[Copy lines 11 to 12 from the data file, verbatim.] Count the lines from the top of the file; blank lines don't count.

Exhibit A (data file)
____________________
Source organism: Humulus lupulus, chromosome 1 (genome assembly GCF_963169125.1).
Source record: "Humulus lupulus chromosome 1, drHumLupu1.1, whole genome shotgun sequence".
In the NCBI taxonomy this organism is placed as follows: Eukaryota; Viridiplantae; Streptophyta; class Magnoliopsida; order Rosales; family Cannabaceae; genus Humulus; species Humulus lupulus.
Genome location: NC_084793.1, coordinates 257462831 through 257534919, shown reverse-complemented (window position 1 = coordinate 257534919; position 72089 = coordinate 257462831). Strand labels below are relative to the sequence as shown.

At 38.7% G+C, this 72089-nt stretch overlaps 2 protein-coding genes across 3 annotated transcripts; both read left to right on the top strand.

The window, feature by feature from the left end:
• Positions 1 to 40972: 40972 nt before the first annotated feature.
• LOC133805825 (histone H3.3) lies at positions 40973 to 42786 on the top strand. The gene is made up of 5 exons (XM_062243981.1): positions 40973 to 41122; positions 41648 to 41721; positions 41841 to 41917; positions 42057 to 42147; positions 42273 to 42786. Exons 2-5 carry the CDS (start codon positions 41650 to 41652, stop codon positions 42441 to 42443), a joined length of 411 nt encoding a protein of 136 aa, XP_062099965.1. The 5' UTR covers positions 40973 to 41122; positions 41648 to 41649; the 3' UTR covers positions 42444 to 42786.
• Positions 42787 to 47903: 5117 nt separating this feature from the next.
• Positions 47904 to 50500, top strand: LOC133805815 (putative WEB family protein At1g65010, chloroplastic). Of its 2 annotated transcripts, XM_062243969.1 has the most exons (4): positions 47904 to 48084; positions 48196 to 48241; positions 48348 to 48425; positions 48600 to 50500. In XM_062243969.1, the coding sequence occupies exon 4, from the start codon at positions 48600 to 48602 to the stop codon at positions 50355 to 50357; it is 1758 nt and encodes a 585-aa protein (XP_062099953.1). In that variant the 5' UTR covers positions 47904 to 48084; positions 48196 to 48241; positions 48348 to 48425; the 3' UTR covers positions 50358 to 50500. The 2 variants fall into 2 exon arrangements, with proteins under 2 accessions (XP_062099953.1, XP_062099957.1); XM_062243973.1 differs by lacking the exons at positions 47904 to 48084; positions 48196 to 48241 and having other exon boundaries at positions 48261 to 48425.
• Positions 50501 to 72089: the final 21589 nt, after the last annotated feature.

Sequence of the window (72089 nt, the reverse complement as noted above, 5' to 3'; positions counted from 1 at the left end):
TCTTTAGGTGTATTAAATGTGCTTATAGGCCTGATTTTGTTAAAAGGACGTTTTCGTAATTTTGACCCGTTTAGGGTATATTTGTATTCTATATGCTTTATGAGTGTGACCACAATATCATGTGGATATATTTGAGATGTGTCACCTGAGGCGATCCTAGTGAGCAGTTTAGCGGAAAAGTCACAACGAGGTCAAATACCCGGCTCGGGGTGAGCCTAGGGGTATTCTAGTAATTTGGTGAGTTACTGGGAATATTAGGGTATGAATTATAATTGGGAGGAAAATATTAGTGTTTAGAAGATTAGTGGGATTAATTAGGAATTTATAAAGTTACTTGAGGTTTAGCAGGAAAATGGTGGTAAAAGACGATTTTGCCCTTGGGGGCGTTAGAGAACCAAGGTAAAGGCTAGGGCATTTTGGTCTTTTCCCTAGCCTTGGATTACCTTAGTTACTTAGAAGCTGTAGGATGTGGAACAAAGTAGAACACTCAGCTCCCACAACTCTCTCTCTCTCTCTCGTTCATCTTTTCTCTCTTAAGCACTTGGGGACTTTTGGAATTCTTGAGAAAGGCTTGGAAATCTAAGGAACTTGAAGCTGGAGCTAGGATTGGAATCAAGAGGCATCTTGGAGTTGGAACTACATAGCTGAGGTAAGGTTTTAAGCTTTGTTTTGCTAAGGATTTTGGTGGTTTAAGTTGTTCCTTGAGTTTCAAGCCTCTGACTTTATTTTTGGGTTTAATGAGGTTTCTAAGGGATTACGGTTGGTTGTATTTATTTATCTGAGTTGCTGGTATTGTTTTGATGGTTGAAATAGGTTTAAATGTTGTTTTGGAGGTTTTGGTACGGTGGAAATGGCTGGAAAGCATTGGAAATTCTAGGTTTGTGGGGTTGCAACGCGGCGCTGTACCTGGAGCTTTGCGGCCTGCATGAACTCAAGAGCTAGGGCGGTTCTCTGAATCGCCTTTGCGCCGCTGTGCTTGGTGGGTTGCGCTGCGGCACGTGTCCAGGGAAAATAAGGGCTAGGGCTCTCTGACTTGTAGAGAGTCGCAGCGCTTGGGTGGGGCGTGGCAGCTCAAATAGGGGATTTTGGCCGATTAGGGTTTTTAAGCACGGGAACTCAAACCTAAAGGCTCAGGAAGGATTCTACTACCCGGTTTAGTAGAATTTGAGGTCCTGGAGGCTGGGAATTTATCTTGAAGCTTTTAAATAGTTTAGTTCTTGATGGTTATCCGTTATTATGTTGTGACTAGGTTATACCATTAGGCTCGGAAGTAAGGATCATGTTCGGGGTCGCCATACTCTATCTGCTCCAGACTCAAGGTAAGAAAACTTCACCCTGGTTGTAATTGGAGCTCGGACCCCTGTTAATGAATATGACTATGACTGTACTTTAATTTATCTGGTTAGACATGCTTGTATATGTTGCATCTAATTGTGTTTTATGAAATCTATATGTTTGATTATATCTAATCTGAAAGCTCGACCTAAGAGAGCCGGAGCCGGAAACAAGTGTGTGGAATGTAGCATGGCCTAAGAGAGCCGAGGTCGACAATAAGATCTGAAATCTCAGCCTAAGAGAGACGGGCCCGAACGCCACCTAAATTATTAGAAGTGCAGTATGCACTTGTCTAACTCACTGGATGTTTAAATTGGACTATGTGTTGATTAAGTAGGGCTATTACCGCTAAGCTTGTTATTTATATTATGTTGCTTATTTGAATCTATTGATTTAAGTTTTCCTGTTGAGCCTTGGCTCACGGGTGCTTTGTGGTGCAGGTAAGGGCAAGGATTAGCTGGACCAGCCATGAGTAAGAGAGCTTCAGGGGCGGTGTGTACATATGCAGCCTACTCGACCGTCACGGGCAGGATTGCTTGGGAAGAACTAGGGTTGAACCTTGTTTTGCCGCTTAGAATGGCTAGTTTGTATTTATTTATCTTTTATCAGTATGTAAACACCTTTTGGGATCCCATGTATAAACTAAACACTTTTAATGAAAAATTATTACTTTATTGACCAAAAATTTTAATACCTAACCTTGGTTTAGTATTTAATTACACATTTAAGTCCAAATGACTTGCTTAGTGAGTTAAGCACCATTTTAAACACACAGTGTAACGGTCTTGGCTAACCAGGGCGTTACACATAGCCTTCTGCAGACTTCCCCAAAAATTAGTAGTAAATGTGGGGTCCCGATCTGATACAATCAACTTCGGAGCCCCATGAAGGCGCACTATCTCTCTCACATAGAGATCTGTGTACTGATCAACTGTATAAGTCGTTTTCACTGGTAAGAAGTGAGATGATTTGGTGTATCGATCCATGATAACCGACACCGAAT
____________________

• Positions 50501 to 72089: the final 21589 nt, after the last annotated feature.

Sequence of the window (72089 nt, the reverse complement as noted above, 5' to 3'; positions counted from 1 at the left end):